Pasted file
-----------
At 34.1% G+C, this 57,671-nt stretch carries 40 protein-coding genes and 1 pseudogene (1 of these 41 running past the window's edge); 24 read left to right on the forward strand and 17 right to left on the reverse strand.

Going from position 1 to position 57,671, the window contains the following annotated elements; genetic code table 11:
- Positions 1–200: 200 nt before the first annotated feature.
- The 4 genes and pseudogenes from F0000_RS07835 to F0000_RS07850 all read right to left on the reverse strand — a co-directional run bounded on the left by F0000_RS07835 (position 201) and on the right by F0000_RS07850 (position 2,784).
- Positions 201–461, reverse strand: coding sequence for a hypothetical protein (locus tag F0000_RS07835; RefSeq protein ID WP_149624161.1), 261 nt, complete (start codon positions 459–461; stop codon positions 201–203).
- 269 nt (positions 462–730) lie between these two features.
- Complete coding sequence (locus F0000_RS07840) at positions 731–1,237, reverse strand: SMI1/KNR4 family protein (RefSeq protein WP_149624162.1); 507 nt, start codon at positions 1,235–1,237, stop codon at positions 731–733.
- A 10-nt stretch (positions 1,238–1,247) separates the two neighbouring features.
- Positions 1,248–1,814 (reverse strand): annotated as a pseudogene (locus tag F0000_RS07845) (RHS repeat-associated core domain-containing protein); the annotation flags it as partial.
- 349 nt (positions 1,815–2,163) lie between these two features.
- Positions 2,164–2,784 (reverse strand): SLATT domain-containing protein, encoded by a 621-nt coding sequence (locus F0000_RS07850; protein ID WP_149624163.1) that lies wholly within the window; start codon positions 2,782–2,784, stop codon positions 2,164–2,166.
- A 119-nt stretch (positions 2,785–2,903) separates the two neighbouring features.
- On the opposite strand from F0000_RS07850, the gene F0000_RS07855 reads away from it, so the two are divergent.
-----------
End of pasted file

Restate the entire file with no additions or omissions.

At 34.1% G+C, this 57,671-nt stretch carries 40 protein-coding genes and 1 pseudogene (1 of these 41 running past the window's edge); 24 read left to right on the forward strand and 17 right to left on the reverse strand.

Going from position 1 to position 57,671, the window contains the following annotated elements; genetic code table 11:
- Positions 1–200: 200 nt before the first annotated feature.
- The 4 genes and pseudogenes from F0000_RS07835 to F0000_RS07850 all read right to left on the reverse strand — a co-directional run bounded on the left by F0000_RS07835 (position 201) and on the right by F0000_RS07850 (position 2,784).
- Positions 201–461, reverse strand: coding sequence for a hypothetical protein (locus tag F0000_RS07835; RefSeq protein ID WP_149624161.1), 261 nt, complete (start codon positions 459–461; stop codon positions 201–203).
- 269 nt (positions 462–730) lie between these two features.
- Complete coding sequence (locus F0000_RS07840) at positions 731–1,237, reverse strand: SMI1/KNR4 family protein (RefSeq protein WP_149624162.1); 507 nt, start codon at positions 1,235–1,237, stop codon at positions 731–733.
- A 10-nt stretch (positions 1,238–1,247) separates the two neighbouring features.
- Positions 1,248–1,814 (reverse strand): annotated as a pseudogene (locus tag F0000_RS07845) (RHS repeat-associated core domain-containing protein); the annotation flags it as partial.
- 349 nt (positions 1,815–2,163) lie between these two features.
- Positions 2,164–2,784 (reverse strand): SLATT domain-containing protein, encoded by a 621-nt coding sequence (locus F0000_RS07850; protein ID WP_149624163.1) that lies wholly within the window; start codon positions 2,782–2,784, stop codon positions 2,164–2,166.
- A 119-nt stretch (positions 2,785–2,903) separates the two neighbouring features.
- On the opposite strand from F0000_RS07850, the gene F0000_RS07855 reads away from it, so the two are divergent.